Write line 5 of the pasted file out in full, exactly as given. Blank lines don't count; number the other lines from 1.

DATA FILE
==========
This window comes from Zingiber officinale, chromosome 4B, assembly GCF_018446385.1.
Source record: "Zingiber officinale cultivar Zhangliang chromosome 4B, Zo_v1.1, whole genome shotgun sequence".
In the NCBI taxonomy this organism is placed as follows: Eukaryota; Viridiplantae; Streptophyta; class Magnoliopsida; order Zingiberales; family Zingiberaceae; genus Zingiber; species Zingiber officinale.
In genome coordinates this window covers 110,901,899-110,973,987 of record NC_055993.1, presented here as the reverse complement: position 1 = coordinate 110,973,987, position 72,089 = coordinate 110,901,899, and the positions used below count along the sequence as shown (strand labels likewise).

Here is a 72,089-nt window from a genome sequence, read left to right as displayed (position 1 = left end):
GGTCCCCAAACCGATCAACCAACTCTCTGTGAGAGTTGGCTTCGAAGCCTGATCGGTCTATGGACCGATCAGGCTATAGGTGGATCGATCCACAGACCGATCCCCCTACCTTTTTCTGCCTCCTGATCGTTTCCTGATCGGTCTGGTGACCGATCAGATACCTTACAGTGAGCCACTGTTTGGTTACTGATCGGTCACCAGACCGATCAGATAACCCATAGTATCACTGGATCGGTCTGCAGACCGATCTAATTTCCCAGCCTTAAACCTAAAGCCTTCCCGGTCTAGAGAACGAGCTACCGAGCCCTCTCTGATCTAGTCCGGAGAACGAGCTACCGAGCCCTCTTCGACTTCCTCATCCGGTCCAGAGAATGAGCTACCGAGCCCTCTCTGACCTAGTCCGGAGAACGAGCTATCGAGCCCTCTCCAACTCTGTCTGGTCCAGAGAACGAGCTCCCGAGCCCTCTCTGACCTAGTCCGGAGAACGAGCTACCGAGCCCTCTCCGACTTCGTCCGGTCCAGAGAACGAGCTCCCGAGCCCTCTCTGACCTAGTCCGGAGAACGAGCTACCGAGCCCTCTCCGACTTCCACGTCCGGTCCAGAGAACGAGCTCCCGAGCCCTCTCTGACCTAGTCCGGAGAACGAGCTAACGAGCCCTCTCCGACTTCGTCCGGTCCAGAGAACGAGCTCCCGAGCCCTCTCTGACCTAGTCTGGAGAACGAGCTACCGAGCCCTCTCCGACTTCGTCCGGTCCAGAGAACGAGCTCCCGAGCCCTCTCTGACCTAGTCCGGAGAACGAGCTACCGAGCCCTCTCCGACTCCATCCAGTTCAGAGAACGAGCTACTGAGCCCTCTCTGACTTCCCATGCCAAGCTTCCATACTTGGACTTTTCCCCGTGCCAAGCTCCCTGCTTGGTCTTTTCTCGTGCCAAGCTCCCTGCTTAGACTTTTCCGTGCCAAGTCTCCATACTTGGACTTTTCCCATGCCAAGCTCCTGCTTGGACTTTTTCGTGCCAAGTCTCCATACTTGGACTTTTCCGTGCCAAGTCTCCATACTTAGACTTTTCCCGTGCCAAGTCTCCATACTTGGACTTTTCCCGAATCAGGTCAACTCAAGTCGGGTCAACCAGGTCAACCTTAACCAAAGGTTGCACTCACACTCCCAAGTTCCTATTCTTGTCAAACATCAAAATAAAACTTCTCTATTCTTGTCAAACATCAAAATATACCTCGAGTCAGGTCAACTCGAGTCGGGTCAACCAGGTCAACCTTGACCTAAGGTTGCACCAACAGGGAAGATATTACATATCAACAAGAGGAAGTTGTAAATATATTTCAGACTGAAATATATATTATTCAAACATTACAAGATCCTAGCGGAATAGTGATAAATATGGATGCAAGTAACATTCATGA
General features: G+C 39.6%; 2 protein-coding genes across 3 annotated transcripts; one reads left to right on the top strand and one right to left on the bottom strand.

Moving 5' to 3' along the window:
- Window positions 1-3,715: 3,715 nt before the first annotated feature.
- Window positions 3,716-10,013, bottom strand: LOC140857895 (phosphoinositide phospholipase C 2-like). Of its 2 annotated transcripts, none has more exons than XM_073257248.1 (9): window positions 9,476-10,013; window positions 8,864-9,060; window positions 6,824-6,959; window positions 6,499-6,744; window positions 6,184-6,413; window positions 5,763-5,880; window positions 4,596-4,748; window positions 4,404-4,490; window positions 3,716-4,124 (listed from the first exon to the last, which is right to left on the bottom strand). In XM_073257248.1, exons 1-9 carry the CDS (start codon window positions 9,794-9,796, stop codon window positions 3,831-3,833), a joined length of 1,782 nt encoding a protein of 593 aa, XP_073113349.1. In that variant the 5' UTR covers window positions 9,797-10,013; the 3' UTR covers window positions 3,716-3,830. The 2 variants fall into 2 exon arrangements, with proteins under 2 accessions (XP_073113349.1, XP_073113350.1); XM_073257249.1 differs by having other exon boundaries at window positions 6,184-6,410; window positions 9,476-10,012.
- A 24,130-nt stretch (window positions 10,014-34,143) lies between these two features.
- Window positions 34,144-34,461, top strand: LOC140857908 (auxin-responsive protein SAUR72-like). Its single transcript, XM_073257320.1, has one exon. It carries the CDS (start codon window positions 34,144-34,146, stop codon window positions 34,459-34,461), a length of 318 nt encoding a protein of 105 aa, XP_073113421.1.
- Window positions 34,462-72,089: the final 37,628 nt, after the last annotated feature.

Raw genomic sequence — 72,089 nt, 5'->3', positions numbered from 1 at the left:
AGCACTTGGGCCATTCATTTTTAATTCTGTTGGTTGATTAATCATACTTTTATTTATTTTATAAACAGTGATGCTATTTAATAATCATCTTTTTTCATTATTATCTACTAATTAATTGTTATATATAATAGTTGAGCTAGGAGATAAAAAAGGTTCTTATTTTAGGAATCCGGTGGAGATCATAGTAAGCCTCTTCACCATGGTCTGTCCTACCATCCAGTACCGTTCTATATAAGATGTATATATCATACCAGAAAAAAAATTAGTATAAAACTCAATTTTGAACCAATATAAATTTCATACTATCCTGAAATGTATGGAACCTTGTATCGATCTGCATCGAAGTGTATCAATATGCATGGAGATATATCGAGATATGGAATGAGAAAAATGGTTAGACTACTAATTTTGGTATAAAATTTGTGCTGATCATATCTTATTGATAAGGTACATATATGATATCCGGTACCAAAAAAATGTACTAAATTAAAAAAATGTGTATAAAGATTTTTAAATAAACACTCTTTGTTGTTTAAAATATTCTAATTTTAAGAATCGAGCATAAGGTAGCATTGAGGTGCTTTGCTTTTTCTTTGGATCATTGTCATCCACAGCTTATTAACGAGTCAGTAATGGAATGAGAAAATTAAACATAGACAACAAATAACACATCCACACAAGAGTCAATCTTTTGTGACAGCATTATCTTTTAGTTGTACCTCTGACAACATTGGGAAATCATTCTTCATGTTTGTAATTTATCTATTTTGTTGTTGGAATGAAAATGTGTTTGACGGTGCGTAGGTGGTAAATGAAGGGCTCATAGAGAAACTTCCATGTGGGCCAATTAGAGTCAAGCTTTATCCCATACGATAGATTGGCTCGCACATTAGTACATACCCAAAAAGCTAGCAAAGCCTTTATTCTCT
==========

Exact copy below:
Here is a 72,089-nt window from a genome sequence, read left to right as displayed (position 1 = left end):